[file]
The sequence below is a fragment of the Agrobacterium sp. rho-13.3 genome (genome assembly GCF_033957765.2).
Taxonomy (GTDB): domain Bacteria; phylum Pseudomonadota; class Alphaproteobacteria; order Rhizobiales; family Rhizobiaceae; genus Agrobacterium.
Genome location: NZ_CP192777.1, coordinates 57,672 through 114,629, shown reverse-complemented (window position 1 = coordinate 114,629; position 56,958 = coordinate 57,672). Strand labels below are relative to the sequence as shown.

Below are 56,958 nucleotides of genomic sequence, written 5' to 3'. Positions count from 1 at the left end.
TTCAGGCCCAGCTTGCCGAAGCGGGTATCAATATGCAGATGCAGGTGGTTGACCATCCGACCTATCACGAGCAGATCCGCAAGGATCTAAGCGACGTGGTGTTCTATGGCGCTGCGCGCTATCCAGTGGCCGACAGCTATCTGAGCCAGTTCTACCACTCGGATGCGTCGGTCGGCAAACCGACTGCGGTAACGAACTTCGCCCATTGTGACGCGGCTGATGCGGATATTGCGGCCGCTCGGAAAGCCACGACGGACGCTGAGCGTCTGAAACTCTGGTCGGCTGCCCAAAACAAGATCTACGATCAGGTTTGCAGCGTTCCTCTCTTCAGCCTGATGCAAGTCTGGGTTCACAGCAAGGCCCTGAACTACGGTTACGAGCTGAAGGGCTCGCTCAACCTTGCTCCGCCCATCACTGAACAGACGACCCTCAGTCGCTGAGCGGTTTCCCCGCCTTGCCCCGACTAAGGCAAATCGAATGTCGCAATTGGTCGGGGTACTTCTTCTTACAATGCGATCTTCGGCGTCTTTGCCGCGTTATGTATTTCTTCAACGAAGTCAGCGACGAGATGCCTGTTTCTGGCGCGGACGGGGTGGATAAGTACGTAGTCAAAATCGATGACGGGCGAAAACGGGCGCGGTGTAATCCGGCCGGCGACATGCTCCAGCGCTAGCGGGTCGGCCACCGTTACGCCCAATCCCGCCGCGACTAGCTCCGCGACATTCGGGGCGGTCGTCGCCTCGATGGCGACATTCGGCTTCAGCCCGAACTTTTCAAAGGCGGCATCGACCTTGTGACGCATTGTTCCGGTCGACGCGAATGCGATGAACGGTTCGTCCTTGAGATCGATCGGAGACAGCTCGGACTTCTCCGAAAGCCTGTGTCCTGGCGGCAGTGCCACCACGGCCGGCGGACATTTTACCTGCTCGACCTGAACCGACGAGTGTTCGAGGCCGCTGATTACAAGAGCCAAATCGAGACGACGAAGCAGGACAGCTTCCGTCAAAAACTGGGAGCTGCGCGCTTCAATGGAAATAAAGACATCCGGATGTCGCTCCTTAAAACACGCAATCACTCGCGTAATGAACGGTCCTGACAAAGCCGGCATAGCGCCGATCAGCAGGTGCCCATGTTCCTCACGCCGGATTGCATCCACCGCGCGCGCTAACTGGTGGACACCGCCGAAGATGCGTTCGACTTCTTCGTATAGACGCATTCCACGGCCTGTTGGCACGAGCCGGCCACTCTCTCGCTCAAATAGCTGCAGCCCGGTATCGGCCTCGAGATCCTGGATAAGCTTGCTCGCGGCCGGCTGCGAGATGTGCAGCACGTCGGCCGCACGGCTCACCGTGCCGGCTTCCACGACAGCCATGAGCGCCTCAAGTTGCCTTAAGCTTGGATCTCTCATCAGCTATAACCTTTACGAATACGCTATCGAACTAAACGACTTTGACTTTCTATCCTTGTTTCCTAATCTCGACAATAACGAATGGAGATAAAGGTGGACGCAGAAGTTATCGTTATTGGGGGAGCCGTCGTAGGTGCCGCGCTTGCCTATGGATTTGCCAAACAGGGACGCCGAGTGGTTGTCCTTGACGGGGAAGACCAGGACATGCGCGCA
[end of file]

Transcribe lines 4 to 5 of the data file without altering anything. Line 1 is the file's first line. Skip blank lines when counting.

Below are 56,958 nucleotides of genomic sequence, written 5' to 3'. Positions count from 1 at the left end.
TTCAGGCCCAGCTTGCCGAAGCGGGTATCAATATGCAGATGCAGGTGGTTGACCATCCGACCTATCACGAGCAGATCCGCAAGGATCTAAGCGACGTGGTGTTCTATGGCGCTGCGCGCTATCCAGTGGCCGACAGCTATCTGAGCCAGTTCTACCACTCGGATGCGTCGGTCGGCAAACCGACTGCGGTAACGAACTTCGCCCATTGTGACGCGGCTGATGCGGATATTGCGGCCGCTCGGAAAGCCACGACGGACGCTGAGCGTCTGAAACTCTGGTCGGCTGCCCAAAACAAGATCTACGATCAGGTTTGCAGCGTTCCTCTCTTCAGCCTGATGCAAGTCTGGGTTCACAGCAAGGCCCTGAACTACGGTTACGAGCTGAAGGGCTCGCTCAACCTTGCTCCGCCCATCACTGAACAGACGACCCTCAGTCGCTGAGCGGTTTCCCCGCCTTGCCCCGACTAAGGCAAATCGAATGTCGCAATTGGTCGGGGTACTTCTTCTTACAATGCGATCTTCGGCGTCTTTGCCGCGTTATGTATTTCTTCAACGAAGTCAGCGACGAGATGCCTGTTTCTGGCGCGGACGGGGTGGATAAGTACGTAGTCAAAATCGATGACGGGCGAAAACGGGCGCGGTGTAATCCGGCCGGCGACATGCTCCAGCGCTAGCGGGTCGGCCACCGTTACGCCCAATCCCGCCGCGACTAGCTCCGCGACATTCGGGGCGGTCGTCGCCTCGATGGCGACATTCGGCTTCAGCCCGAACTTTTCAAAGGCGGCATCGACCTTGTGACGCATTGTTCCGGTCGACGCGAATGCGATGAACGGTTCGTCCTTGAGATCGATCGGAGACAGCTCGGACTTCTCCGAAAGCCTGTGTCCTGGCGGCAGTGCCACCACGGCCGGCGGACATTTTACCTGCTCGACCTGAACCGACGAGTGTTCGAGGCCGCTGATTACAAGAGCCAAATCGAGACGACGAAGCAGGACAGCTTCCGTCAAAAACTGGGAGCTGCGCGCTTCAATGGAAATAAAGACATCCGGATGTCGCTCCTTAAAACACGCAATCACTCGCGTAATGAACGGTCCTGACAAAGCCGGCATAGCGCCGATCAGCAGGTGCCCATGTTCCTCACGCCGGATTGCATCCACCGCGCGCGCTAACTGGTGGACACCGCCGAAGATGCGTTCGACTTCTTCGTATAGACGCATTCCACGGCCTGTTGGCACGAGCCGGCCACTCTCTCGCTCAAATAGCTGCAGCCCGGTATCGGCCTCGAGATCCTGGATAAGCTTGCTCGCGGCCGGCTGCGAGATGTGCAGCACGTCGGCCGCACGGCTCACCGTGCCGGCTTCCACGACAGCCATGAGCGCCTCAAGTTGCCTTAAGCTTGGATCTCTCATCAGCTATAACCTTTACGAATACGCTATCGAACTAAACGACTTTGACTTTCTATCCTTGTTTCCTAATCTCGACAATAACGAATGGAGATAAAGGTGGACGCAGAAGTTATCGTTATTGGGGGAGCCGTCGTAGGTGCCGCGCTTGCCTATGGATTTGCCAAACAGGGACGCCGAGTGGTTGTCCTTGACGGGGAAGACCAGGACATGCGCGCA